Another advantage to getting to know your customer, and letting them get to know you, is that email is relatively private communication (barring any bcc: or privacy abuse). Email isn’t subject to the observation of friends on social media who might pay attention to upvotes, downvotes, and interactions. Email isn’t subject to the algorithms that bump your response and profile up or down in visibility and priority, depending on how many people outside the relationship say whether you’re important or not.

For that, email is refreshingly old-fashioned and well-behaved. The truth remains: the people you let into your email box, if they make themselves good guests, are welcome to continue to be your guests. They may even become “friends” you like, respect, share, and buy from.

Since learning a lot more about email marketing, and emboldened by CASL and GDPR, I now reply to emails that are enjoyable, helpful, or seriously annoying. So I’m figuring out how to use it to deliver goods to people who want to be my customers.

These are the best practices I’ve decided on for communicating with people on my list.

  1. Don’t post too often. Set an approximate schedule of monthly (my choice), bi-weekly, or weekly, and give them an anticipation of when the next one might be. If it’s more often than that, I’ll only do it for a special event or a fundraiser. Any marketers reading this: I hate your daily / 3x per week emails. I really do. You’re trying to attract lazy-email people, and you’re being a jerk to people who try to be conscientious.
  2. Write the highest-quality email I can write, with a reason for them to open it, and a personal point of view included. I give people a reason to enjoy my email, and to understand why it’s pertinent or important.
  3. Still, be succinct, and tease them a little — curiosity gets clicks — but not if I don’t need that click. People respect it when you’re complete and not trying to get something out of them. People respect it when you keep it brief — not too brief, more than a headline and image — but let them click through when they want more.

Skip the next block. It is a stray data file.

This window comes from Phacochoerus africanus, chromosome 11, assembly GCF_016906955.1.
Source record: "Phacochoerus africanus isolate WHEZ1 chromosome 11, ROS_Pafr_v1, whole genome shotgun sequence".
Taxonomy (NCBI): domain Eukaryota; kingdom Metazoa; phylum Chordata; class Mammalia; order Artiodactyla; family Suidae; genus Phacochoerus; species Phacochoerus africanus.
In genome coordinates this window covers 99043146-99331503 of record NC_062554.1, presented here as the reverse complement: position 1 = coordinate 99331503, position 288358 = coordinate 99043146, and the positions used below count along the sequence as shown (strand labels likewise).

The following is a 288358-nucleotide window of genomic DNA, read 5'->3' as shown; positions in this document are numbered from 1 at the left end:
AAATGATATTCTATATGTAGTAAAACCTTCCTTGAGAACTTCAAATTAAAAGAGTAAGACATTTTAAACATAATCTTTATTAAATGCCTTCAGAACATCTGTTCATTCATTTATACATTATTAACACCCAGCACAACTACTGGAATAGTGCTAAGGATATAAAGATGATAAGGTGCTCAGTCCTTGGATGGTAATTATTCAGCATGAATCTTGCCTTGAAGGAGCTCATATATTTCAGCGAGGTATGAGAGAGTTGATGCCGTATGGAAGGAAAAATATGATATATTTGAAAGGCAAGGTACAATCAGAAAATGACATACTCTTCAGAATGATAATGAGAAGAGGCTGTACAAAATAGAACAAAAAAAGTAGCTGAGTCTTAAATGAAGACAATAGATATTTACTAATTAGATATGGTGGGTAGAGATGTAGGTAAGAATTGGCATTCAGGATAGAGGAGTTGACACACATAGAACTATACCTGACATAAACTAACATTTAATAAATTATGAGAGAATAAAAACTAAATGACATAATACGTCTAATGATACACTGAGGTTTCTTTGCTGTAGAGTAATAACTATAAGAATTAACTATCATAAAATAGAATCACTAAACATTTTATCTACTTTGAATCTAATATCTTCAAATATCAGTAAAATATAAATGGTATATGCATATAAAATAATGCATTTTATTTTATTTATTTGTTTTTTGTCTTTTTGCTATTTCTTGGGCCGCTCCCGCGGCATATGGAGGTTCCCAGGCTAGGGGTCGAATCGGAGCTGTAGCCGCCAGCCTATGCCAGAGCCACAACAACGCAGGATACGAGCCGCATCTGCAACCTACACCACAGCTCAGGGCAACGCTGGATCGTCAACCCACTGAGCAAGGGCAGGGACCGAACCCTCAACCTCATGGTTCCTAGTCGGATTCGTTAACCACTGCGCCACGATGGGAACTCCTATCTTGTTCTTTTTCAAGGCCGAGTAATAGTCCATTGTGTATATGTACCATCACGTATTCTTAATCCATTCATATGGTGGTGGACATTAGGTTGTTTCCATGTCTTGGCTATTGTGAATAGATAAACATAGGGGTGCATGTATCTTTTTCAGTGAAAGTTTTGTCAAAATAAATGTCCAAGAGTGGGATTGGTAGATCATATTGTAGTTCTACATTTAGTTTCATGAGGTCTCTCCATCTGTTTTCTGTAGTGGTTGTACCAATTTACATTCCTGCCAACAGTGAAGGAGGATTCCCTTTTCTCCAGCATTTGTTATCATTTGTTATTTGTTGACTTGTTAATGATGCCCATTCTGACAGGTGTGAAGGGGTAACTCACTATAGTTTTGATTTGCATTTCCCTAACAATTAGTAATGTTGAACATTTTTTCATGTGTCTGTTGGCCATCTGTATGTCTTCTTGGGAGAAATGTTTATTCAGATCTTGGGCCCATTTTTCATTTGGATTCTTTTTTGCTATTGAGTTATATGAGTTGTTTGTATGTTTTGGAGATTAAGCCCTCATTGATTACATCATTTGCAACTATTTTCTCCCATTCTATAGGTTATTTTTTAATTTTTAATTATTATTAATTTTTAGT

4. Don’t make a large image in an email clickable. Different people’s computers have rendering time lags, and you can assume they’re multi-tasking. Accidental clicks are sneaky and annoying. Make every click obvious but intentional.
  5. Even if I do get big, to not ever “noreply” the email address I send from. I make it clear with my two lists that I’m a real person who’s happy to hear from them at any time. When I encounter a “noreply — go to knowledgebase/tech support,” I feel like they don’t have much concern for how my input can improve their output.

Integrating the mailing list with your website

(The only how-to technical detail you’ll see in this article!)

I’m using MailChimp and WordPress as examples. How to integrate these?

Easy. They have an API key, and a plugin. These are not specifically shown on the accompanying video, because of screen real estate and forgetfulness, so I’m bridging the gap.

Sign up for MailChimp (or one of the other list services I mention below) if you haven’t already, and grab your API key. Then download the MailChimp plugin, as shown here, and enter it. These are the only two screens you need. The “Store Settings” tab is for your name, address, time zone, and currency of choice:

The Mailchimp plugin to integrate with WordPress and WooCommerce. The “Mailchimp for WP” plugin helps you make prettier forms for your website, and update them globally by using a shortcode. You‘ll see this in action in the video.

By the way, this article is NOT going to discuss pop-up, slide-in, or lightbox email opt-ins. They are powerful for easily persuading people to subscribe and they also put people into groups on your list — but the learning curve for implementing pop-ups isn’t fast or easy. It depends on your WordPress theme, pop-up plugin, how it works in Bootstrap/other CMS, and which mail service provider you choose (MailChimp, ConvertKit, Ontraport, MadMimi, ConstantContact, AWeber, and others).